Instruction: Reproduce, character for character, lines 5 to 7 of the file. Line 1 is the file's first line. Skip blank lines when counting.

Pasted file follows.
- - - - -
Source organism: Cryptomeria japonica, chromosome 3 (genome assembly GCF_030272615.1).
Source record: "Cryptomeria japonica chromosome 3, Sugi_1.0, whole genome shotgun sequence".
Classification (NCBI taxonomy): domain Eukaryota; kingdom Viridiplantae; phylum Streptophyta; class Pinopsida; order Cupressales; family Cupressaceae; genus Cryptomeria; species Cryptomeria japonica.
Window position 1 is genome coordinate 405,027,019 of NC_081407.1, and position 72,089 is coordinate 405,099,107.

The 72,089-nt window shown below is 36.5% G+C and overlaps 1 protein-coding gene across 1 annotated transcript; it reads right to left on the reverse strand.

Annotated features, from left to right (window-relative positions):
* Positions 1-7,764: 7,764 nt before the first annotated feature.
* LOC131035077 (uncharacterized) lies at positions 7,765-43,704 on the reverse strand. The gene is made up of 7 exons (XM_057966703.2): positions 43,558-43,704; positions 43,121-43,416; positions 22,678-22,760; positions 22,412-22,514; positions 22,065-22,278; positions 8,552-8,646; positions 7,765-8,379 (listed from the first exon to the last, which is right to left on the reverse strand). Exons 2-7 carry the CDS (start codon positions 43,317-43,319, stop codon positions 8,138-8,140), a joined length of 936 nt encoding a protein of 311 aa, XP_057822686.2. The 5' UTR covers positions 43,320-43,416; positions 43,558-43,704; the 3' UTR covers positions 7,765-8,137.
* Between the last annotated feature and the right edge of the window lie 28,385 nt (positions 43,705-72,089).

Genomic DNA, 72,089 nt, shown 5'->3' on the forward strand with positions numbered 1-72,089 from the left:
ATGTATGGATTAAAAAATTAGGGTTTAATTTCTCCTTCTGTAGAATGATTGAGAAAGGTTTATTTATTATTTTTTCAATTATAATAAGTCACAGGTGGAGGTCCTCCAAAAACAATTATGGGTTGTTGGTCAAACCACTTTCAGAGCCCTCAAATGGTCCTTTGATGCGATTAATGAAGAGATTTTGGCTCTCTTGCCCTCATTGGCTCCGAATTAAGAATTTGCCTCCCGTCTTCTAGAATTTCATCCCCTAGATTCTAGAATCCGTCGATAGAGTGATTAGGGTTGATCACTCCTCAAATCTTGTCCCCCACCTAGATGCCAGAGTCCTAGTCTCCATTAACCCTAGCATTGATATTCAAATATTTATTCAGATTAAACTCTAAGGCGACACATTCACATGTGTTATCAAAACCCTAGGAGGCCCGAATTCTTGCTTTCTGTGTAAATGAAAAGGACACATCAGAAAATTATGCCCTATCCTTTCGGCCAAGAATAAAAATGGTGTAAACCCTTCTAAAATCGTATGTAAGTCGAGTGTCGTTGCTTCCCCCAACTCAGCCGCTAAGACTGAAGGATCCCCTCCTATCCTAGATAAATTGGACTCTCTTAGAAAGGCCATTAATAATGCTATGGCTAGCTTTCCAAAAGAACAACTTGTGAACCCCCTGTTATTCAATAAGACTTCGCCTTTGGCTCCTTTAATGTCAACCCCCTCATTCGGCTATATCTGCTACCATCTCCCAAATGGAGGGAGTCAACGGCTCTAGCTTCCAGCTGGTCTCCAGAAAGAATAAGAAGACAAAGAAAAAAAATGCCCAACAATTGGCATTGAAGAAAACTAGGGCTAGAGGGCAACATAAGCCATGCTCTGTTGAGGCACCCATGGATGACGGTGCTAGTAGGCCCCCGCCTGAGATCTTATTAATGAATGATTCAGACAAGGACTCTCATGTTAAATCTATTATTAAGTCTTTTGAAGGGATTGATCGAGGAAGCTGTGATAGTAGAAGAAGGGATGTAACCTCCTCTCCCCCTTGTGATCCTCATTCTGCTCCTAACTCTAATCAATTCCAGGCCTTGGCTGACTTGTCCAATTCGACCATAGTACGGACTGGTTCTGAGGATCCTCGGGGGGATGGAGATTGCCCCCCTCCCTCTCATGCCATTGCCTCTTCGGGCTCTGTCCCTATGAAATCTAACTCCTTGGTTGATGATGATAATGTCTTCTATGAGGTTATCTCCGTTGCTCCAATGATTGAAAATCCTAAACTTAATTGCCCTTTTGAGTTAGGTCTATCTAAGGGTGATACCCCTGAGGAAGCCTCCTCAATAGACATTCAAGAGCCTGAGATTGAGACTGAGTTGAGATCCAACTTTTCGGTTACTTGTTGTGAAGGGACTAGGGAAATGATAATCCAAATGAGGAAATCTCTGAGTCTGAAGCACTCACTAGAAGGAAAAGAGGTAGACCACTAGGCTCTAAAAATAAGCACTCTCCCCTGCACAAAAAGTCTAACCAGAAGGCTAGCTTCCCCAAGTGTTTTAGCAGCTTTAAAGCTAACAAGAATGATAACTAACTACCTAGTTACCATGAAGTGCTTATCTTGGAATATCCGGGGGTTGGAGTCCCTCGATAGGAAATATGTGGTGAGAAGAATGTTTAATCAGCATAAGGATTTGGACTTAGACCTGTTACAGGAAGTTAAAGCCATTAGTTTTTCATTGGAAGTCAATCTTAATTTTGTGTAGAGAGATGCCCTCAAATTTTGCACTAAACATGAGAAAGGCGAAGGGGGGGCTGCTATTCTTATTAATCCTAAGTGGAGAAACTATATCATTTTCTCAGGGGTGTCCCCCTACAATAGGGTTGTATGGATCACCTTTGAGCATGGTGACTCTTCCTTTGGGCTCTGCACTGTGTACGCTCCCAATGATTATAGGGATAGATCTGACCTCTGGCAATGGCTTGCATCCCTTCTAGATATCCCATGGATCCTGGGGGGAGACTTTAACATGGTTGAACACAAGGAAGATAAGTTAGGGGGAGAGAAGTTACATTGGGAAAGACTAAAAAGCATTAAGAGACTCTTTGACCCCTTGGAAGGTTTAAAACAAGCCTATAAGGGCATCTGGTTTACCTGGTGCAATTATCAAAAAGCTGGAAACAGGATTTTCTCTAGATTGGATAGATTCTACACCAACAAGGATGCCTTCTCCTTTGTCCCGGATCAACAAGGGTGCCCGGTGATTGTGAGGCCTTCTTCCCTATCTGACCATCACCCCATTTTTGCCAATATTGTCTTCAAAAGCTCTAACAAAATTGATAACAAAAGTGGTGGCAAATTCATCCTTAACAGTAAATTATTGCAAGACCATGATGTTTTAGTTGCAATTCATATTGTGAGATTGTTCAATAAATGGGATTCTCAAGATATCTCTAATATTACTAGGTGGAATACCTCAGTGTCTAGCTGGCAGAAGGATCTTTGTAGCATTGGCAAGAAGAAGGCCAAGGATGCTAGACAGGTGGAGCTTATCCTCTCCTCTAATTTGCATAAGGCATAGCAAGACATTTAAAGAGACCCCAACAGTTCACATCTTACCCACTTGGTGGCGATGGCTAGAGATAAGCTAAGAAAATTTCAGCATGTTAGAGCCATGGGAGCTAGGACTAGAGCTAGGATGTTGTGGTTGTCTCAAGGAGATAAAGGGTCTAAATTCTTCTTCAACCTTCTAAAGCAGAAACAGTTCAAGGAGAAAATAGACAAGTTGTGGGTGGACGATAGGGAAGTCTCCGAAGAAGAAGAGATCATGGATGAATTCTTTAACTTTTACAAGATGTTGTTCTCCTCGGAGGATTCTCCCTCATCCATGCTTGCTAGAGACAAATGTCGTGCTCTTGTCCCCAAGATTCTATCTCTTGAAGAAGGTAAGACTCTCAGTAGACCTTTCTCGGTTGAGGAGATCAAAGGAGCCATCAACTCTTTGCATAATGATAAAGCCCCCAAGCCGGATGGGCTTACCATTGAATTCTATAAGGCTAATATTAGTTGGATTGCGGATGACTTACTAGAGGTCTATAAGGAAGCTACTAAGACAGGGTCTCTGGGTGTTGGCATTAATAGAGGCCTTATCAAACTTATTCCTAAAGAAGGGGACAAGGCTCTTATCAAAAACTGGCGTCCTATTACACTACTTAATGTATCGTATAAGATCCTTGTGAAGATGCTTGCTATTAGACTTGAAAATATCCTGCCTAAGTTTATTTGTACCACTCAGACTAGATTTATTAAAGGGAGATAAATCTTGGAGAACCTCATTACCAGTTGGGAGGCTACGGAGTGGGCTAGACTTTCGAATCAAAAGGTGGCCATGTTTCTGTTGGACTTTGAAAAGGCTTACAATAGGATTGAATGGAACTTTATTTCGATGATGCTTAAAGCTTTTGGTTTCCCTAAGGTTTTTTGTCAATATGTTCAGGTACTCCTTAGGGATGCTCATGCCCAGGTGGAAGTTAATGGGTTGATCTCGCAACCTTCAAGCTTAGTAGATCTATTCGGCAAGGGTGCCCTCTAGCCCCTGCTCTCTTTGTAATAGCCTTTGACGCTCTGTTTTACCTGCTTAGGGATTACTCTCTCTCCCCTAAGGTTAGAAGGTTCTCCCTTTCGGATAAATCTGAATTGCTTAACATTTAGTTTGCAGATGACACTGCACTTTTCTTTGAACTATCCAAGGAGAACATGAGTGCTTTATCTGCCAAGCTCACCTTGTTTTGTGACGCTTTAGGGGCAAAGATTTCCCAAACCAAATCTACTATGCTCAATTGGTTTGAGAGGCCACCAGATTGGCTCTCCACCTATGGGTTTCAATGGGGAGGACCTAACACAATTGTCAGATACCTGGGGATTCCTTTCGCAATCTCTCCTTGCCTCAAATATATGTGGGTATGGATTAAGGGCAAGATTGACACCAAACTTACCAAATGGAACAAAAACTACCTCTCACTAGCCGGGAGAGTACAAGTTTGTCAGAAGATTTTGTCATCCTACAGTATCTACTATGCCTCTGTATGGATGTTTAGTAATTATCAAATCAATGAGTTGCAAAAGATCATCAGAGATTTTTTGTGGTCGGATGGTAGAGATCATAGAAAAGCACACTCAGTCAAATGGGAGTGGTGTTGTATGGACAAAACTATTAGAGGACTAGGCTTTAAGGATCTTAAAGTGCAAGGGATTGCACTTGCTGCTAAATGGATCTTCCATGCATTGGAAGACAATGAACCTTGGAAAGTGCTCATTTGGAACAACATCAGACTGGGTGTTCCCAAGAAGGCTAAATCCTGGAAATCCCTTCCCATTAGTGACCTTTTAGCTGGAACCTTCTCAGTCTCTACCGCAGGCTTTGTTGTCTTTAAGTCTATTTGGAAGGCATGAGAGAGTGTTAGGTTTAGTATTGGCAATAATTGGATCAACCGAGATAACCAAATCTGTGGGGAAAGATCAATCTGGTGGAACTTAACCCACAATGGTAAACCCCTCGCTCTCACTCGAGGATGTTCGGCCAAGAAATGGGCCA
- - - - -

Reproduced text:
The 72,089-nt window shown below is 36.5% G+C and overlaps 1 protein-coding gene across 1 annotated transcript; it reads right to left on the reverse strand.

Annotated features, from left to right (window-relative positions):
* Positions 1-7,764: 7,764 nt before the first annotated feature.